MakingIt Industry for Development
Sub-Saharan Africa has fallen in recent decades to 11%. There are other promising signs. Data from the World Development Indicators show that, over 1997-2012, although manufacturing production increased on average by 2.3% annually across the world, it increased by 3.4% annually in subSaharan Africa, with examples such as Tanzania growing 7.9% annually. Overall, the share of sub-Saharan Africa in world manufacturing increased from 0.9% in 2000 to 1.1% in 2012. At the same time, services have long been ignored in debates on economic transformation. Services used to be seen as following economic transformation, with demand increasing as incomes rise and the sector being endogenous to a country’s structural position. However, a more comprehensive and balanced view is warranted, one that includes a supply-side view, whereby services can lead economic transformation through direct, indirect, induced and secondorder/productivity effects, depending on the specific subsector. IT-enabled services can be modest escalators for economic transformation; efficient financial, energy and logistics services raise the productivity of goods and diversify exports; and tourism is already a major export earner and job creator in countries such as Tanzania. Whereas agriculture tends to contribute a significant part of labour productivity change at lowincome levels, the manufacturing sector begins to contributes more at slightly higher levels of income, but services contributed more than half
of productivity change over 19912013 in developing countries. Countries gain significant increases in labour productivity through changes between sectors (structural change towards higher-productivity sectors), although recently there has also been premature deindustrialization and movements towards low-productivity services (e.g. retail). We find that, over time, the within-service sector change in productivity has the greatest contribution to overall productivity change. In general, countries with a high contribution of manufacturing (within and between) to productivity change also have a high contribution of services (within and between) to productivity changes, which points to the need for a balanced trade and growth strategy. These considerations have significant implications for trade policy design and practice. Countries need to embrace competitiveness and begin implementing this throughout government policy. This means encouraging firms to export, promoting zones and developing joint manufacturing and service clusters. It also means avoiding past mistakes, whereby ambitious targets for old-style industrialization were not implemented, in favour of a more pragmatic approach by putting in place demonstration projects that show new trade ideas can work. It further entails adopting a more aggressive approach in negotiating better conditions for trade in goods and services at home and abroad. l DIRK WILLEM TE VELDE is head of the International Economic Development Group at the Overseas Development Institute in the United Kingdom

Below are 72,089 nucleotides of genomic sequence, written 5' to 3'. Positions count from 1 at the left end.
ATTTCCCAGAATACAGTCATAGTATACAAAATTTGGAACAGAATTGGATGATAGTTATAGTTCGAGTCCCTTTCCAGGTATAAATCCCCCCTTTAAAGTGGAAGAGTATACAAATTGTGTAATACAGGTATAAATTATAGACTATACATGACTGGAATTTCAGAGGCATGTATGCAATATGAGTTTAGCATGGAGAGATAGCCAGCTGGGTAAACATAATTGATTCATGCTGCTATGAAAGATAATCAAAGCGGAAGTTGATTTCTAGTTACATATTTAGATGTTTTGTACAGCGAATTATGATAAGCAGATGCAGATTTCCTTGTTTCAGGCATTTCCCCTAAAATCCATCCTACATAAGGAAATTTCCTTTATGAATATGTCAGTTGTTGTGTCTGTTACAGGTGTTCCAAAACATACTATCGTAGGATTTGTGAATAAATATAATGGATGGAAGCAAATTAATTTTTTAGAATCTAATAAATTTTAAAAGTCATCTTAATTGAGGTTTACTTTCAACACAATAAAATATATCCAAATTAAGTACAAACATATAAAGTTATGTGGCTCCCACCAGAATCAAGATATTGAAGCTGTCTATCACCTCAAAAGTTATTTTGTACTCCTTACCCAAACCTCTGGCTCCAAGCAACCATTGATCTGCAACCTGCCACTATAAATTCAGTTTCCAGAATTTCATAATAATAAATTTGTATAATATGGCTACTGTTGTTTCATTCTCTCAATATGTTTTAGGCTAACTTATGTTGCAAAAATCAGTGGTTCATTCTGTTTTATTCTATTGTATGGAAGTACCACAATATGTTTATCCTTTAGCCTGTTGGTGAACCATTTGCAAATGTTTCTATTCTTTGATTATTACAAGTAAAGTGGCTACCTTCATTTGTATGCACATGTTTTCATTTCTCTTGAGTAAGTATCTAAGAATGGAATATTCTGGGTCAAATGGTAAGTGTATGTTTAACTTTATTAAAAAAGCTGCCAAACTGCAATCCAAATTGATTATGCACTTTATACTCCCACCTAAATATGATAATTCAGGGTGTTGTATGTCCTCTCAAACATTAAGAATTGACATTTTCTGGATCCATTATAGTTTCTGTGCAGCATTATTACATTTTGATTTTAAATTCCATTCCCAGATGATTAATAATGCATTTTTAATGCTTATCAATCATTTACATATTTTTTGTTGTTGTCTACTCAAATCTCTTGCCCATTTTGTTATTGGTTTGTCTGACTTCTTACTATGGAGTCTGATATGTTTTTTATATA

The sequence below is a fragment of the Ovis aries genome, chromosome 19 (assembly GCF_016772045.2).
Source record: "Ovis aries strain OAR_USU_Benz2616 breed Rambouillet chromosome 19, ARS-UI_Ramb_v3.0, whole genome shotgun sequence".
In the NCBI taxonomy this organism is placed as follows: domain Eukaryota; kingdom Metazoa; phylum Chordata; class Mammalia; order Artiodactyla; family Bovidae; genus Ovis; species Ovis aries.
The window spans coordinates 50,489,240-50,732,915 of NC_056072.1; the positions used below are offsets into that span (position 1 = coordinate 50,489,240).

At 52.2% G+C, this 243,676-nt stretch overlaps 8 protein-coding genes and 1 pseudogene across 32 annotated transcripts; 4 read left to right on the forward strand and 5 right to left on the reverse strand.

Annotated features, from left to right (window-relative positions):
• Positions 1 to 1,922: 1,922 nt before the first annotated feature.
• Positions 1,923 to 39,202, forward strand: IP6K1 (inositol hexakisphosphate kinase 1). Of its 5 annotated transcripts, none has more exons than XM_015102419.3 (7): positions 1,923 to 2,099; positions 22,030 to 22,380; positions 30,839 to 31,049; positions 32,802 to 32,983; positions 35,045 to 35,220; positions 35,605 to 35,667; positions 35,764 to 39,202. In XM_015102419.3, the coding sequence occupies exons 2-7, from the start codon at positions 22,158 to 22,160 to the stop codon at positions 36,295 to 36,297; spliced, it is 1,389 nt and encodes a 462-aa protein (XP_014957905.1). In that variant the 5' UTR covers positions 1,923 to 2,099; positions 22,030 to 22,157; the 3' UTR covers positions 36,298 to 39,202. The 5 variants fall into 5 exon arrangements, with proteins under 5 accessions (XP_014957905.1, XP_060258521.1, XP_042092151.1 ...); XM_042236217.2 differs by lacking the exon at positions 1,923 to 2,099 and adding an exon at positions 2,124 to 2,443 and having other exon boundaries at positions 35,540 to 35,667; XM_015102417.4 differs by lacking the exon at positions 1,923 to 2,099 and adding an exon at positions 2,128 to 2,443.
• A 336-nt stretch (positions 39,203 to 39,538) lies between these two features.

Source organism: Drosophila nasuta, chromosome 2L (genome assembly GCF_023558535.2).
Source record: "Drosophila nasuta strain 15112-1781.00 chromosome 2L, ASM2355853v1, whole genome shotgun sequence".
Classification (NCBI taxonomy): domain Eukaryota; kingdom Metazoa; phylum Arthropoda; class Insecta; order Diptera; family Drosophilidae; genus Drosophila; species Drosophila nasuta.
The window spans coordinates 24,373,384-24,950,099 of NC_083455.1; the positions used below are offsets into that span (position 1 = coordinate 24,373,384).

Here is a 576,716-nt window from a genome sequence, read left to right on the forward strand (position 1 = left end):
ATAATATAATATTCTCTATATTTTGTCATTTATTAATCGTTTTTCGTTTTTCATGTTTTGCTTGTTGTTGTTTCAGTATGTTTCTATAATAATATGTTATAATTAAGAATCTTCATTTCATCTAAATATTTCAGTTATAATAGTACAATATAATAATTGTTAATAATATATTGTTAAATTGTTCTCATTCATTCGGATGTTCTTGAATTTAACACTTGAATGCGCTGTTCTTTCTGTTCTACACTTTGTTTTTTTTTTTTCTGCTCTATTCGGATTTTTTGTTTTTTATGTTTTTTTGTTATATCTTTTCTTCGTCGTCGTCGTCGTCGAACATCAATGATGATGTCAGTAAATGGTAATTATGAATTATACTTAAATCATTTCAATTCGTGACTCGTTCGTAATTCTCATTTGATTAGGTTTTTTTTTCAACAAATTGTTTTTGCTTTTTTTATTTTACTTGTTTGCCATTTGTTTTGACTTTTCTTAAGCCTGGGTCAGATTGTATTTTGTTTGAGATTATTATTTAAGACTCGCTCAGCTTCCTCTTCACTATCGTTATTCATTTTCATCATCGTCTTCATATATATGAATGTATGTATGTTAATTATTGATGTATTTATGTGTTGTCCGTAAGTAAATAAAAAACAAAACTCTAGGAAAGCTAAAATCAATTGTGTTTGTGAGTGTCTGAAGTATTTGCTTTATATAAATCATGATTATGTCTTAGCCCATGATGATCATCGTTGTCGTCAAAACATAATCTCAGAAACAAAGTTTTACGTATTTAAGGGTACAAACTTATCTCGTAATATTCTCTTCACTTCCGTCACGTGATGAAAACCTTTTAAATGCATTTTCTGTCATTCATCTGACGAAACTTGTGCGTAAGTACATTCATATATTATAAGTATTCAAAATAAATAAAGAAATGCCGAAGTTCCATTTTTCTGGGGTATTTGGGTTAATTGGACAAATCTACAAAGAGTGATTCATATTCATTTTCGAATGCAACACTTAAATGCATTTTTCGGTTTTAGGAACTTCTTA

Accenture Strategy – Corporate Disruptors: How business is turning global challenges into opportunities Accenture Strategy – Waste to Wealth: Creating advantage in a circular economy Elkington, John and Zeitz, Jochen – The Breakthrough Challenge: 10 Ways to Connect Today’s Profits with Tomorrow’s Bottom Line OECD – The Sustainable Development Goals: An overview of relevant OECD analysis, tools and approaches Overseas Development Institute – Projecting progress: reaching the SDGs by 2030 Overseas Development Institute – Starting strong: the first 1000 days of the SDGs UNIDO – The 2030 Agenda for Sustainable Development: Achieving the industry-related goals and targets UNIDO – Promoting climate resilient industry UNIDO – Sustainable Cities: Hubs of Innovation, Jobs, Industrialization and Climate Action United Nations – Transforming our world: the 2030 Agenda for Sustainable Development United Nations – The Sustainable Development Goals Report 2016 UN Women – Monitoring Gender Equality and the Empowerment of Women and Girls in the 2030 Agenda for Sustainable Development: Opportunities and Challenges World Economic Forum – Inclusive Growth Report 2015
FURTHER SURFING https://50.unido.org – UNIDO’s 50th anniversary website http://sdgcompass.org – The SDG Compass provides guidance for companies on how they can align their strategies as well as measure and manage their contribution to the realization of the SDGs https://sustainabledevelopment.un.org – UN Department of Economic and Social Affairs Sustainable Development Knowledge Platform http://www.businessfor2030.org – Business for 2030: Forging a path for business in the UN 2030 Development Agenda http://www.un-page.org – The Partnership for Action on Green Economy puts sustainability at the heart of economic policymaking to advance 2030 Agenda for Sustainable Development http://www.un.org/sustainabledevelopment – UN Sustainable Development website http://unstats.un.org/sdgs – The Sustainable Development Goal indicators website
Published on Sep 8, 2016
The 2030 Agenda for Sustainable Development and its Sustainable Development Goals (SDGs) mark a radical change in the way the world addresse...